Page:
Today in part 2 of my "State Of The Gravel Scene" I want to take a look at the hardware side of gravel cycling and where it could be going.
First of all, it is a gross understatement to say that the cycling industry is in upheaval. It is really worse than you might think. To say that this industry is very sick is not hyperbole in any shape or form.
All the more reason for the industry to latch on to the only forms of cycling, at this time, that are in any sort of "growth mode". It's pretty obvious that gravel cycling is one of those areas. The other- electric assisted, "hybrid powered bikes", are the other, and yes, there are electric motors on bicycles meant for gravel riding. (An example of which you can read about on "Bike Radar" as they cover the slightly over 40lb, slightly over 4K Cannondale Synapse NEO Gravel) So, you could say that in some ways the two are actually one thing. But for the purposes of this post, I will only address the fully human powered version of cycling.
Again- perspective is a good teacher. Only six years ago we had gravel products, but only enough that might account for the the fingers on one hand's worth. Tires were just being produced specific for gravel. Bicycles were just emerging for the discipline. Now, on the door step of the last year of this decade, we cannot count the numbers of bicycles, tires, wheels, clothing, and even handle bar tape that is "gravel specific".
And the end of it cannot be seen yet.
Conversely road bikes are in a nose dive in terms of sales figures. No doubt, a preponderance of notable deaths portrayed in media, both established and social, has given pause to those who once gave the open road all their cycling miles. Reports stream in of "distracted drivers" and fear rises which has certainly driven more numbers to the gravel/back road scene. But that doesn't completely account for the rising numbers of sales in the genre'.
I was saying back ten years ago that a gravel bike, should such a thing become reality, would make way more sense for most riders, be they riders of pavement or not, than the typical "racing bred" machine. The versatility a gravel bike can bring with rack mounts, fender mounts, and more used to be the sole domain of heavy tubed touring bikes meant to haul heavy loads. What a "gravel bike" does is different than that. It has the capabilities to hang with the paved road club ride, be a commuter hack, and go off pavement. Like......way more off pavement than a typical racing bike can with more stability and comfort than any racing bike could ever give you. Essentially, what I said then was that this style of bike was what 90% of the non-racing cycling public should be riding if they are not mountain biking.
|Several years ago this carbon, Di2 equipped gravel bike cost a little more than 5K. That's "cheap" now.|
Another facet behind this would be part of what I was talking about yesterday- the attendance of more Pro level and semi-pro level road and mountain biking athletes at gravel events. Getting a top ten placing with a well known rider on your gravel rig is now a big deal, apparently, for the marketing departments. Gravel is stealing the spotlight from traditional road racing, and especially in the USA, where anything other than the Tour de France barely raises an eyebrow.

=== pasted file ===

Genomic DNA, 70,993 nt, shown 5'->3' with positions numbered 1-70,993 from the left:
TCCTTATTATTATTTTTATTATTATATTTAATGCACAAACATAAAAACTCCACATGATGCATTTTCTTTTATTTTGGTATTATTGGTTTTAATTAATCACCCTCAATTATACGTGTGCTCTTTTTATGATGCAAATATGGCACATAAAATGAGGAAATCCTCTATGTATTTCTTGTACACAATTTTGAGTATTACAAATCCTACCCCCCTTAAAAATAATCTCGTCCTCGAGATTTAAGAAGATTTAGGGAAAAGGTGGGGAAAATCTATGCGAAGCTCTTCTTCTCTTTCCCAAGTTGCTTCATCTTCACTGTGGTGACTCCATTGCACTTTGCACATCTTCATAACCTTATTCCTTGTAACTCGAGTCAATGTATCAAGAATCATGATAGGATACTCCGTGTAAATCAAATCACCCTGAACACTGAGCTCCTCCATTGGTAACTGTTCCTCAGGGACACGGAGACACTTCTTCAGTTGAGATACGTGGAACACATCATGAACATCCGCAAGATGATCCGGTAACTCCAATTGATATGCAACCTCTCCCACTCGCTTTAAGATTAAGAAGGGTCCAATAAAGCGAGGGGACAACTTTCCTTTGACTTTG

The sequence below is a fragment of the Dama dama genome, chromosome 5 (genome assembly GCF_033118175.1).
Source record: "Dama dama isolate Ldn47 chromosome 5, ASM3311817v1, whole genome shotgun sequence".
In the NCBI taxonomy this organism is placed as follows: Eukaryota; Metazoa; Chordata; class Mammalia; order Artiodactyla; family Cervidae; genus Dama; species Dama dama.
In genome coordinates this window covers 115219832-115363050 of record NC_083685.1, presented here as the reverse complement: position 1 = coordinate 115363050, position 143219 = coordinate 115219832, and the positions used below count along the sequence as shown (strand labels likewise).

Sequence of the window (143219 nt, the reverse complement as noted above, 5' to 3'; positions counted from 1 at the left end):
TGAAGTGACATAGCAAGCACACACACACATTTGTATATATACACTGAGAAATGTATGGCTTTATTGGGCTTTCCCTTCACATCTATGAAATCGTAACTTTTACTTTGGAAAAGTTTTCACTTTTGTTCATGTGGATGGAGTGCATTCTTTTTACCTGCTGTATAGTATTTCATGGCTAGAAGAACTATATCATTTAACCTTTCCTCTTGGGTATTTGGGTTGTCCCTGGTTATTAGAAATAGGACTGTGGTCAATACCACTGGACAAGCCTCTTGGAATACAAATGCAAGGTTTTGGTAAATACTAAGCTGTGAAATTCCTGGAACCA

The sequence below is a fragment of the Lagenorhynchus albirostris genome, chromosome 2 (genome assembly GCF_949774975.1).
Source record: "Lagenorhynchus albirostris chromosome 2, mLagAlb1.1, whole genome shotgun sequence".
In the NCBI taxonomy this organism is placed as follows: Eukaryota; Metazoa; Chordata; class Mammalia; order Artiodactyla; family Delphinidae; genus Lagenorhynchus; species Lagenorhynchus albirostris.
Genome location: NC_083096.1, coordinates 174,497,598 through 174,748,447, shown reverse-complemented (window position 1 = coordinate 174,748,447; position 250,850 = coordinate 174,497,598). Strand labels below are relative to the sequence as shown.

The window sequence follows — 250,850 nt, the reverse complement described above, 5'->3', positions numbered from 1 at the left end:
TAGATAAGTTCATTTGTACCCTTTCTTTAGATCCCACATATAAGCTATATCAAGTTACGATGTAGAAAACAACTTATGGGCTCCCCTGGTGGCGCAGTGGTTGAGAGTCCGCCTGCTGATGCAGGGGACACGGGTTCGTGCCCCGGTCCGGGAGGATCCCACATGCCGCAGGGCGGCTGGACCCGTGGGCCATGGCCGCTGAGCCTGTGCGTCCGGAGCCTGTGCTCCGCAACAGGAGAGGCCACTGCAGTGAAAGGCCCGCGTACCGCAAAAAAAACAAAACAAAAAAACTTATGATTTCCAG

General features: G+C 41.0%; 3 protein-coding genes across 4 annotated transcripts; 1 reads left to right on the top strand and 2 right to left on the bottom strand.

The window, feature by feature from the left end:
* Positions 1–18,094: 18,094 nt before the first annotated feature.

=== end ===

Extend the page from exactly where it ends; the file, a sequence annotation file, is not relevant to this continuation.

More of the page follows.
Types of gravel bikes are going to morph along with these changes in marketing and what is perceived as "cool" by the former road race driven product managers and marketers. I look for more "road racing" style gravel bikes to be foisted back upon the average consumer with the typical claims of efficiency, low weight, and........stiffness.
Former and current road racer types typically slag on "gravel bikes" as being "unresponsive", heavy handling, and porky. Well........of course they would. That's coming from a smooth road racer perspective. Keep in mind the same Pros don't like racing on gravel sections in the European events. Quite the disconnect there, but you know, racing drives the brands, and average riders aren't in positions of decision making, typically, in these brand's marketing and development departments. You know this when you see marketing copy that reads, "These are the kind of bikes we want to ride". Which is to say, probably not what the mainstay of riders really want in gravel/back road bikes. But what else is new?
|2019 Warbird- Currently "cutting edge", but I don't think it will stay this way.|
Some of this depends upon how the racing scene changes- or does not change- in the coming years. Self-supported racing has driven current design, but if that was to go away, you are going to see changes made which will reduce versatility in these bikes. Costs will dictate this to some degree, as will the overall health of the industry going forward. In fact, all of the above quickly becomes a moot point if we see a big change in what brands survive, and which ones do not. How bikes are bought and sold will also be a big player in all of this. Gravel bikes as we know them could easily become a thing of the past. It just depends on how the next couple of years go in this crazy industry. Easy come-easy go.
Of course, there is enough product out there already to sustain gravel riding for what.......a good decade? Maybe longer. Which brings to mind another longstanding issue with all of us- there are already enough bikes to go around. Do we even really need new ones? That's another post for another day.....
Next: Part 3 where I will discuss events and their seemingly ever increasing number, variety, and differing styles.